June 16, 2007 |
A House committee asked for documents related to the advertising of anemia drugs made by Thousand Oaks-based Amgen Inc. and Johnson & Johnson as part of an investigation into the ability of U.S. regulators to protect consumers from dangerous medications. Democrats on the House Energy and Commerce Committee asked the Health and Human Services Department for records on the marketing of the drugs, Amgen's Aranesp and J&J's Procrit.
May 15, 1999 |
A House Appropriations subcommittee voted Friday to require that the federal government's five-year, $1-billion youth anti-drug advertising campaign include anti-alcohol messages as well. By a voice vote, lawmakers approved an amendment by Rep. Lucille Roybal-Allard (D-Los Angeles) requiring the White House Office of National Drug Control Policy to include the ads against underage drinking.
February 17, 2008
David Lazarus claims that direct-to-consumer pharmaceutical advertising results in "forcing physicians to respond to people's demands for heavily touted drugs." ("Ads spur urge for drugs," Consumer Confidential, Feb. 6.) Actually, physicians have a government-granted monopoly on prescribing drugs, and no patient can "force" a physician to do anything. Rather, research on physicians' behavior shows that they tend to interrupt quickly while their patients describe symptoms. Such advertising not only falls under the constitutional protection of free speech, but is also symptomatic of a competitive and innovative pharmaceutical market.
May 14, 2008 |
Like many doctors, Ron Ben-Ari thinks ads on TV for prescription drugs frequently go too far in touting a particular pill's benefits without adequately presenting the risks. But Ben-Ari, who has a practice at USC's Health Sciences Campus in East L.A., accepts that the ads have fundamentally altered the doctor-patient relationship. He's found that it can be fruitless to try to talk a patient out of seeking some name-brand medication, even when a cheaper alternative is available.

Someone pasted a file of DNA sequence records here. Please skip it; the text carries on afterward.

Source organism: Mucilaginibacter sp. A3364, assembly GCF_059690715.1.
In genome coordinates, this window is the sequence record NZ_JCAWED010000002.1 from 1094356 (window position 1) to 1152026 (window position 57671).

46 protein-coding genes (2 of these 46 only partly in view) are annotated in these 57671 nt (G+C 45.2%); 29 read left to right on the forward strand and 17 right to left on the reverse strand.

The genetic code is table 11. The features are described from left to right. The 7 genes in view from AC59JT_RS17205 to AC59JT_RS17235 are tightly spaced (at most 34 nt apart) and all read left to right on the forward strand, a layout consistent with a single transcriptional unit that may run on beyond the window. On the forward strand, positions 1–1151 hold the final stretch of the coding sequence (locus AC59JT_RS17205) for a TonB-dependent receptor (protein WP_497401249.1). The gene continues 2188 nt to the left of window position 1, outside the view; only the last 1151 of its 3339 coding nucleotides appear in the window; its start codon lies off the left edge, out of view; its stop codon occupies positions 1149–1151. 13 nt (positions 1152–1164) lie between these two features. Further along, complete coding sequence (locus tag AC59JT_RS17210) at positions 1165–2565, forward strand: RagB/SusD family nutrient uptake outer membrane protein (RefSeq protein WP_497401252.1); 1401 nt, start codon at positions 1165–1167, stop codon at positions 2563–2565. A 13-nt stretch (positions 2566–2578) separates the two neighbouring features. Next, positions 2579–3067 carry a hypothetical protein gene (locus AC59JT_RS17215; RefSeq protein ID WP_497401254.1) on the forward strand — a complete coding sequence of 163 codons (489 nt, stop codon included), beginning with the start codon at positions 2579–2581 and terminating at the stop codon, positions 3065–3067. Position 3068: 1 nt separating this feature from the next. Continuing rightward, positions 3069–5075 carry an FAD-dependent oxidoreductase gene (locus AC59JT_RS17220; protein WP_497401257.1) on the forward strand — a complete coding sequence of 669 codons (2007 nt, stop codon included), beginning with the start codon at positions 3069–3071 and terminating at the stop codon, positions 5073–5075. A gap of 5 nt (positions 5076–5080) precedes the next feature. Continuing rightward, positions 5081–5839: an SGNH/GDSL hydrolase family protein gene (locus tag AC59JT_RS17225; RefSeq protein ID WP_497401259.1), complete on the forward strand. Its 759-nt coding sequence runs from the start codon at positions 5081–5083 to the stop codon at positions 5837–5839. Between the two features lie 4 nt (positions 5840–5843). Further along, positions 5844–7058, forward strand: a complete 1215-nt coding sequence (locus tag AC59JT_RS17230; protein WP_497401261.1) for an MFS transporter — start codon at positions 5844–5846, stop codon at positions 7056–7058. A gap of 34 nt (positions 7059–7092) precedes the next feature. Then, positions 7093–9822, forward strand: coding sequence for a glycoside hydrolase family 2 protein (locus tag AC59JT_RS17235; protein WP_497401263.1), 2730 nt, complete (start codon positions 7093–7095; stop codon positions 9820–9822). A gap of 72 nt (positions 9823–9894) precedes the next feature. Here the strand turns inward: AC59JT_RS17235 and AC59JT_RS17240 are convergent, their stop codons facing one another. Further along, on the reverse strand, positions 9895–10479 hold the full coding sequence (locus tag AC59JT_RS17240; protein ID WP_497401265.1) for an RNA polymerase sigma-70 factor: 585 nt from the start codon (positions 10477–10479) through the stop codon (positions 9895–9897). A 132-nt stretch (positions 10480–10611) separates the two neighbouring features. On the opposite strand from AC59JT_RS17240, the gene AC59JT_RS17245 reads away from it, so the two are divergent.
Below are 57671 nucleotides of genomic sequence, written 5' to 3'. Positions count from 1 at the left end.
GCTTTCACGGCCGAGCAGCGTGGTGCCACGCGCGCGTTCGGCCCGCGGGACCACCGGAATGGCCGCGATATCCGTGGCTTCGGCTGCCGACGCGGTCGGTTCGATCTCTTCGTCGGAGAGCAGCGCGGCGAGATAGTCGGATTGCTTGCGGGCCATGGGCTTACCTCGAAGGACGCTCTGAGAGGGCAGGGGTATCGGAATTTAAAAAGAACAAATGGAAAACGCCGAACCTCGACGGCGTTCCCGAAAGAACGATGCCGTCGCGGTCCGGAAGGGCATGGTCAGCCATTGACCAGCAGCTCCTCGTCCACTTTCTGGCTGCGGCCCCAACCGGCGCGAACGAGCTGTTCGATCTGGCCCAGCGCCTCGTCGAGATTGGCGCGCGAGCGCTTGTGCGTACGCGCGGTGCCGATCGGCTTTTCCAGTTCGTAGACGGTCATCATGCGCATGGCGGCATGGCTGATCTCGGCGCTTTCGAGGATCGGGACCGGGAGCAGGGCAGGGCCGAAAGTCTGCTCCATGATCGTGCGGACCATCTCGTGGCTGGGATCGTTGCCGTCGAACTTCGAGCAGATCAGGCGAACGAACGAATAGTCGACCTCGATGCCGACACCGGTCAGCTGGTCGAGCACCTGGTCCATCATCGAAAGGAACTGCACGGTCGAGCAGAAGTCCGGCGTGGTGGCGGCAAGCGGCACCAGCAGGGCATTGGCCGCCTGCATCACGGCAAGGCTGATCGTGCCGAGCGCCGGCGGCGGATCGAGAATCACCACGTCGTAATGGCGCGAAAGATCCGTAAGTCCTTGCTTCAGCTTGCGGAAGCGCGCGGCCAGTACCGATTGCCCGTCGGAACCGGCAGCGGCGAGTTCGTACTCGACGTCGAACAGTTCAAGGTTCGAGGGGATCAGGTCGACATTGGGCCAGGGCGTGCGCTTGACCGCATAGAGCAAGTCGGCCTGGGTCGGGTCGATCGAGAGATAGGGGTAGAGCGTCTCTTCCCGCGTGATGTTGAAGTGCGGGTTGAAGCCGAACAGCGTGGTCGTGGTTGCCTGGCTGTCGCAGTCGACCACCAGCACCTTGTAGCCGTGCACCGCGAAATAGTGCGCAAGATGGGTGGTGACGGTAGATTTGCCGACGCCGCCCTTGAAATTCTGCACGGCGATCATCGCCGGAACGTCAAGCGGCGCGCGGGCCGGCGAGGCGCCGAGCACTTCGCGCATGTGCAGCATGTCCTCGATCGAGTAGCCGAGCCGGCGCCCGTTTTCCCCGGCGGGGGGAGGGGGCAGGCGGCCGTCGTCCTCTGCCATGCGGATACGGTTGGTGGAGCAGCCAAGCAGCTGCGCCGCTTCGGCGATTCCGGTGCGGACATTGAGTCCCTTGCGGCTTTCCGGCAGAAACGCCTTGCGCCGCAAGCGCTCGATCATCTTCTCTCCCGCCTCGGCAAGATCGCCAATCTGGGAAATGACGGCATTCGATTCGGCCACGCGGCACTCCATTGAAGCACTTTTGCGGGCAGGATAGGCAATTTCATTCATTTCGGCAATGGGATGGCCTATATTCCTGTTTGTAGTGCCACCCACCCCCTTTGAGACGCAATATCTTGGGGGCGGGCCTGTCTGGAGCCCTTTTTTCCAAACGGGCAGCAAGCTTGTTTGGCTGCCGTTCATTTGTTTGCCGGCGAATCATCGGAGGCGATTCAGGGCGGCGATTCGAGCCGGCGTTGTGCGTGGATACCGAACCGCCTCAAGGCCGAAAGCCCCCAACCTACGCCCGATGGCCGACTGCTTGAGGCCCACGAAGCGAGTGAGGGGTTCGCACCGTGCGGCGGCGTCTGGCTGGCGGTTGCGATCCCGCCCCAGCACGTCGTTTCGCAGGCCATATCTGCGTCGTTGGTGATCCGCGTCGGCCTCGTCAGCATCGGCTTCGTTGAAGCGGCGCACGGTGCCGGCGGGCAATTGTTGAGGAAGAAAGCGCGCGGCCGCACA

June 28, 2003 |
U.S. regulators told Novartis to discontinue a print ad that allegedly overstated the benefits of irritable bowel drug Zelnorm and omitted important safety information. The ad did not mention the drug's name but effectively promoted Zelnorm, the Food and Drug Administration said in a letter to the company. The ad overstated the drug's benefits by implying complete relief within three days, the FDA said.
March 11, 1990 |
A plastic bag tumbles to the ground, expelling puffs of white powder as it lands. A voice intones: "This bag costs $12,000 on the street." The scene changes to a black body bag as it is zipped up and slid into a morgue locker by a bespectacled man in a lab coat. "This bag costs $4.25," purrs the voice. "Not a very good return on your investment, is it?" In 15 seconds, the public service announcement, conceived by teen-agers David Horvath and Richard Lee, punches harder than "Just say no."
September 17, 2009 |
Allergan Inc.'s promotions for the eyelash-growing drug Latisse are "misleading" because they don't describe safety risks, regulators said. The Food and Drug Administration cited the website www.latisse.com and a placard with a timeline of the product's introduction in a warning letter to the Irvine company. Allergan says the timeline is no longer being used. Materials promoting a drug's benefits must also address its risks, which in this case include allergic reactions or hair growth outside the treatment area, the FDA said.
May 21, 1987 |
New indictments have been issued against Phoenix Sun guard Grant Gondrezick and two restaurant employees in a drug investigation that resulted in the April 16 indictment of 12 people, including five current and former Suns. The latest Maricopa County grand jury indictment accuses Gondrezick, a 24-year-old rookie, of transferring or offering to transfer "a quantity" of cocaine to a woman during December or January.